Still image from The Sun Gave Man the Power (collection PAc 2018-16)

Still image from The Sun Gave Man the Power
(collection PAc 2018-16)
Produced with partial grant assistance from the Montana Bicentennial Administration, the Montana Arts Council, and the Illinois Bicentennial Commission, “The Sun Gave Man the Power” was completed in 1975. Promotional print materials described the 27-minute, 16mm film as “an oral history given by elder members of the Pikuni-Blackfeet Indian tribe,” one in which the “family structure of the Blackfeet, their use of materials and tools, gathering of food and medicines and ecological orientation” allows the viewer to witness the “intertwining of their spiritual beliefs into their daily lives.”[3] Expanding on ideas put forward in their original project, the Ericksens presented themes of ecology and tradition through a wider range photographs and artwork pertaining to several tribes across North America. In addition to the tribal histories and scholarly commentaries that provided audio for the slideshow, the filmmakers also introduced an overarching narration and commentary into the final edit of the motion picture.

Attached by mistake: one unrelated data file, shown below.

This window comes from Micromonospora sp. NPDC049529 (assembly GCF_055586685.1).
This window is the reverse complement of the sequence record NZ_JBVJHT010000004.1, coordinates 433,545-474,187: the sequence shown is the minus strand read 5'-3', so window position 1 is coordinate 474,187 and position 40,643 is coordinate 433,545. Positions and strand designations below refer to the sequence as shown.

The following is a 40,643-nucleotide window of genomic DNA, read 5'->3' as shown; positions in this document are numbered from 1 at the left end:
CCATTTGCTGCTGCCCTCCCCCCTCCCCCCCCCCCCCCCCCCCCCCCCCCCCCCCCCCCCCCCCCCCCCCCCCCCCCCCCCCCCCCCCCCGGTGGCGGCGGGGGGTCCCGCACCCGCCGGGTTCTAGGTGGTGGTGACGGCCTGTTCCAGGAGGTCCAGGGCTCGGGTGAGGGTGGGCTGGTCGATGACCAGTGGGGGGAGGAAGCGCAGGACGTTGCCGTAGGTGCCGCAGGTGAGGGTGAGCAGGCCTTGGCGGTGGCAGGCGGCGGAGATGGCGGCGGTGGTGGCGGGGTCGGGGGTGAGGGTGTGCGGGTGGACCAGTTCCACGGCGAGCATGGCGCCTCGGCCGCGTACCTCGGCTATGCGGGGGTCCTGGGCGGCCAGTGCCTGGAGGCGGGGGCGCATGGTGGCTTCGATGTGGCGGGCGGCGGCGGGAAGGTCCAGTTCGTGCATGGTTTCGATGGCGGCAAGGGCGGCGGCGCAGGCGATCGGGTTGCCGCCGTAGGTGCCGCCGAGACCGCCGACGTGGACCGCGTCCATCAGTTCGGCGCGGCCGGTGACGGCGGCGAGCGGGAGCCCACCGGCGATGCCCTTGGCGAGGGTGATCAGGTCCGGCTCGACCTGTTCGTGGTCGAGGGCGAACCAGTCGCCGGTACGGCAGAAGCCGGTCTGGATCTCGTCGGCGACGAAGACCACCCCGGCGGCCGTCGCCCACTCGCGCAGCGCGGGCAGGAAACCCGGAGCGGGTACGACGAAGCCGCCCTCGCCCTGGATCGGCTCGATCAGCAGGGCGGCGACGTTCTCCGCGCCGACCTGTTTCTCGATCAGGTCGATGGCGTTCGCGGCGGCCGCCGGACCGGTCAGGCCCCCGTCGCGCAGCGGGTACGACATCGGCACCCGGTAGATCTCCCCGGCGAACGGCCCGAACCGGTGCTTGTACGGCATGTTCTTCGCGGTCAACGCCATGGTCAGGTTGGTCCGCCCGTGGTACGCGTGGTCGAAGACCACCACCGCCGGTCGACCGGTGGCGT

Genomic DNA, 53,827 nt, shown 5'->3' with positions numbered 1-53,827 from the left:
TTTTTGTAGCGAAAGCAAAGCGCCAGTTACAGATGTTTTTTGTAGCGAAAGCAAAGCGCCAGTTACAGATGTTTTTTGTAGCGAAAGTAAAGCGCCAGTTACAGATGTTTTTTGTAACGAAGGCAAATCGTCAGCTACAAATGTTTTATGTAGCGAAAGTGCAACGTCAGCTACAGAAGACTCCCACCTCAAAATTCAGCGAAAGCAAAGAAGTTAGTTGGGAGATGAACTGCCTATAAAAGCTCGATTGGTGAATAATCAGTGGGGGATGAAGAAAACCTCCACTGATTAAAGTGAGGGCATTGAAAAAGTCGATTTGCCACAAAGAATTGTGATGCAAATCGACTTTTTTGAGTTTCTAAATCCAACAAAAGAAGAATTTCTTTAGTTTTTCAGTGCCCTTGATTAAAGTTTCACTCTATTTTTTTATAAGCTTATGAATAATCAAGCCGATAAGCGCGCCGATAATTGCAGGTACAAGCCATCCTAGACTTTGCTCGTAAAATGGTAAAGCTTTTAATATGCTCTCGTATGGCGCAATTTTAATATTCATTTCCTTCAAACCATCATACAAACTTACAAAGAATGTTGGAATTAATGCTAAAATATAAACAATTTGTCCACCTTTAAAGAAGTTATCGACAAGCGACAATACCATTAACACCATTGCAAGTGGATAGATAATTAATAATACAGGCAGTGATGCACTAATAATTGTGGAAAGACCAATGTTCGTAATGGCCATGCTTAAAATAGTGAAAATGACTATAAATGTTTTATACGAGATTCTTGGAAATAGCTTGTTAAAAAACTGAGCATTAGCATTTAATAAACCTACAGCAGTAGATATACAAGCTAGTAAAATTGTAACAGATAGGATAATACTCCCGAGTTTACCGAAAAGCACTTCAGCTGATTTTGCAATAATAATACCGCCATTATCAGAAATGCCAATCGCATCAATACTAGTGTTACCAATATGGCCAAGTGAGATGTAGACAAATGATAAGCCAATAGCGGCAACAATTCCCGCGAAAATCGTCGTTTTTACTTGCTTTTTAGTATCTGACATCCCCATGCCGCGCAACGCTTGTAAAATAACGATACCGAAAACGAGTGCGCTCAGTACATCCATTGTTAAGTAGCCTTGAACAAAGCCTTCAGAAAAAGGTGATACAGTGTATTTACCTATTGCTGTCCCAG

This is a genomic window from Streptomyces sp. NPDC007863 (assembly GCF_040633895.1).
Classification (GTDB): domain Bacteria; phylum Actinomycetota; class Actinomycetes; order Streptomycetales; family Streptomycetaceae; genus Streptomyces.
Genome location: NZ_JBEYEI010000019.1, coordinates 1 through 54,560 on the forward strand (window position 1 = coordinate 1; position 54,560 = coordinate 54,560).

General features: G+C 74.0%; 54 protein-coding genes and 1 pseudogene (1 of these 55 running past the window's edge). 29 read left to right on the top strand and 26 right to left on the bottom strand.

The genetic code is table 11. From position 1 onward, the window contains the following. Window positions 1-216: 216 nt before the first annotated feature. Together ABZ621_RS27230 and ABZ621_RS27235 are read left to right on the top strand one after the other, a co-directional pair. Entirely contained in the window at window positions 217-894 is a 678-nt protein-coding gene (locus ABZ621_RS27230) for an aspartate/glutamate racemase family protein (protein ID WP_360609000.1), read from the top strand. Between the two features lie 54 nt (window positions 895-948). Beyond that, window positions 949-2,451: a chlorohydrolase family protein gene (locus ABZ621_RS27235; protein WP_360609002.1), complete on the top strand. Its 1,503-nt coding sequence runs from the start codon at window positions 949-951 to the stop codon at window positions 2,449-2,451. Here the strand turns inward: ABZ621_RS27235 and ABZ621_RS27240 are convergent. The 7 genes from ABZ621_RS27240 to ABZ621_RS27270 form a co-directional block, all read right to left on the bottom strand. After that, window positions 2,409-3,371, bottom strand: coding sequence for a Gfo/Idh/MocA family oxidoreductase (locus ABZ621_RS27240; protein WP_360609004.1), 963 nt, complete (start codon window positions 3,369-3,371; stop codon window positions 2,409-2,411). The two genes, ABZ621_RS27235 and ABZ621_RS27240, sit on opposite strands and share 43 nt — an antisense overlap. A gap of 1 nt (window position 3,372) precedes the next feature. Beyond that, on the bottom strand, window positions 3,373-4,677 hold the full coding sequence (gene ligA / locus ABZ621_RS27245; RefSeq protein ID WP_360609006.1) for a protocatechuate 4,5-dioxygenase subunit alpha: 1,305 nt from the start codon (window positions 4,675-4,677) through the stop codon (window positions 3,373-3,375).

Several notable figures lent their talents to the making of “The Sun Gave Man the Power.” The film was narrated by famed Chicago author and broadcaster Studs Terkel, with commentary by Salish Kootenai activist/anthropologist/educator D’Arcy McNickle and scientist Dr. James Breeling. Still photographs were the work of Walter McClintock and Edward Curtis, with paintings provided by such Native American artists as John Bear Medicine and Victor Pepion (Blackfoot), Doc Tate Nevaquaya (Comanche), White Buffalo (Kiowa), Dick West (Southern Cheyenne). Old West artists Charles M. Russell and O.C. Seltzer provided additional paintings, and the traditional music for the film was created by John Bear Medicine and Doc Tate Nevaquaya.[4]

Still image from The Sun Gave Man the Power (collection PAc 2018-16)